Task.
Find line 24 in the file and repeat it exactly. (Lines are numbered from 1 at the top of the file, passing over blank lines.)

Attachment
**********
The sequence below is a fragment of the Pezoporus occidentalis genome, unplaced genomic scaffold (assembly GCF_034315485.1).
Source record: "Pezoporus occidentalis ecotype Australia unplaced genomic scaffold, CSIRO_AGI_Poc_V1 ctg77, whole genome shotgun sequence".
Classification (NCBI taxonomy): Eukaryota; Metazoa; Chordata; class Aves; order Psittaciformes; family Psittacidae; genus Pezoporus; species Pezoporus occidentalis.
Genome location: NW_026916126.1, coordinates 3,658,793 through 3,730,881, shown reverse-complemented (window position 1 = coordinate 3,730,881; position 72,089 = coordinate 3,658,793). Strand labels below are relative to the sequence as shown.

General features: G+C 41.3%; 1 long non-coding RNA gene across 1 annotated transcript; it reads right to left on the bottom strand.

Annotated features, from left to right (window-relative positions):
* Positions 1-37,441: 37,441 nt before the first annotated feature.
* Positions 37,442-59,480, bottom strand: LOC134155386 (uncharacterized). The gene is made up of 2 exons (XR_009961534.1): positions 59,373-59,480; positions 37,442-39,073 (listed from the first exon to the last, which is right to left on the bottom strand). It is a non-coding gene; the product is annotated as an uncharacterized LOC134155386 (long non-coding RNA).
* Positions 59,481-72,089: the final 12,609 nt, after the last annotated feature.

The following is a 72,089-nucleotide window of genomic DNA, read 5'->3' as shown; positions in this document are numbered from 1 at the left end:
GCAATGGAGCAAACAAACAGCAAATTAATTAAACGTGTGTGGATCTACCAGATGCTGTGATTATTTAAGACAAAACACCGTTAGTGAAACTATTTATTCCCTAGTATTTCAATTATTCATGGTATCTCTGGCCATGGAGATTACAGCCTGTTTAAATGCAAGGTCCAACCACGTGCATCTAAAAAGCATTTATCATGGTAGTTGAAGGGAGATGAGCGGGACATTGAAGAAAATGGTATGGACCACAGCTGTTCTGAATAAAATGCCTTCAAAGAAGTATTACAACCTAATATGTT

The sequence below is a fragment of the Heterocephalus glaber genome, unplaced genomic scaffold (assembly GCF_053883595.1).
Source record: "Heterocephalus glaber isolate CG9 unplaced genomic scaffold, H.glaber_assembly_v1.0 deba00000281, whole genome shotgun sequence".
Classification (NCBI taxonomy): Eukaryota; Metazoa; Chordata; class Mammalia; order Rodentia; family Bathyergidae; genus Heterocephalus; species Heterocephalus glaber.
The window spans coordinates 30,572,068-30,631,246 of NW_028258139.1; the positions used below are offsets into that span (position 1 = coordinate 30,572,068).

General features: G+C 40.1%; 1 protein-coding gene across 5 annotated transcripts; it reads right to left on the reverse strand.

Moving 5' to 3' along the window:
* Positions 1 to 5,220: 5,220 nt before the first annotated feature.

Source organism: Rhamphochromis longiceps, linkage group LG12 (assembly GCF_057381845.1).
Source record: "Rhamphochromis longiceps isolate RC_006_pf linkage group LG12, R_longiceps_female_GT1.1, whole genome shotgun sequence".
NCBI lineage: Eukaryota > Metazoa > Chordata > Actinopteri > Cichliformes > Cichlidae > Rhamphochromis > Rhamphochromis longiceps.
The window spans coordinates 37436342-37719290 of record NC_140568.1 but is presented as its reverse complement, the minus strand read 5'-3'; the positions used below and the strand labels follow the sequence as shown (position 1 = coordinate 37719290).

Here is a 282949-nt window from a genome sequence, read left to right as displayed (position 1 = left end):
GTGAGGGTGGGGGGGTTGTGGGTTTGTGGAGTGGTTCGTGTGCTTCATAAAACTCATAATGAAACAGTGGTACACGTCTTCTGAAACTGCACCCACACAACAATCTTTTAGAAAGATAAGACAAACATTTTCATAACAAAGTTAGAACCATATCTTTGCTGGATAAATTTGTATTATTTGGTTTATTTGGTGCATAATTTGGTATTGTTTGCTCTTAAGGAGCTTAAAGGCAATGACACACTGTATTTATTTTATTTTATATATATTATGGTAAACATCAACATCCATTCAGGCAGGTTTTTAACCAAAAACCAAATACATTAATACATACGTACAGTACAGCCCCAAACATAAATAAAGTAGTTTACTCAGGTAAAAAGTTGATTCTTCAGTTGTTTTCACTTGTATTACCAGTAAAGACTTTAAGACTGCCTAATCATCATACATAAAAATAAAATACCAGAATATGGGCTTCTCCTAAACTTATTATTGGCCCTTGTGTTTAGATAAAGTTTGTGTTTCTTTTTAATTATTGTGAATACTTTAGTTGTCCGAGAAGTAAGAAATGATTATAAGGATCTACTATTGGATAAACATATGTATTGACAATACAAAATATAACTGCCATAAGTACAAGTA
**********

GTGAGGGTGGGGGGGTTGTGGGTTTGTGGAGTGGTTCGTGTGCTTCATAAAACTCATAATGAAACAGTGGTACACGTCTTCTGAAACTGCACCCACACAACAATCTTTTAGAAAGATAAGACAAACATTTTCATAACAAAGTTAGAACCATATCTTTGCTGGATAAATTTGTATTATTTGGTTTATTTGGTGCATAATTTGGTATTGTTTGCTCTTAAGGAGCTTAAAGGCAATGACACACTGTATTTATTTTATTTTATATATATTATGGTAAACATCAACATCCATTCAGGCAGGTTTTTAACCAAAAACCAAATACATTAATACATACGTACAGTACAGCCCCAAACATAAATAAAGTAGTTTACTCAGGTAAAAAGTTGATTCTTCAGTTGTTTTCACTTGTATTACCAGTAAAGACTTTAAGACTGCCTAATCATCATACATAAAAATAAAATACCAGAATATGGGCTTCTCCTAAACTTATTATTGGCCCTTGTGTTTAGATAAAGTTTGTGTTTCTTTTTAATTATTGTGAATACTTTAGTTGTCCGAGAAGTAAGAAATGATTATAAGGATCTACTATTGGATAAACATATGTATTGACAATACAAAATATAACTGCCATAAGTACAAGTA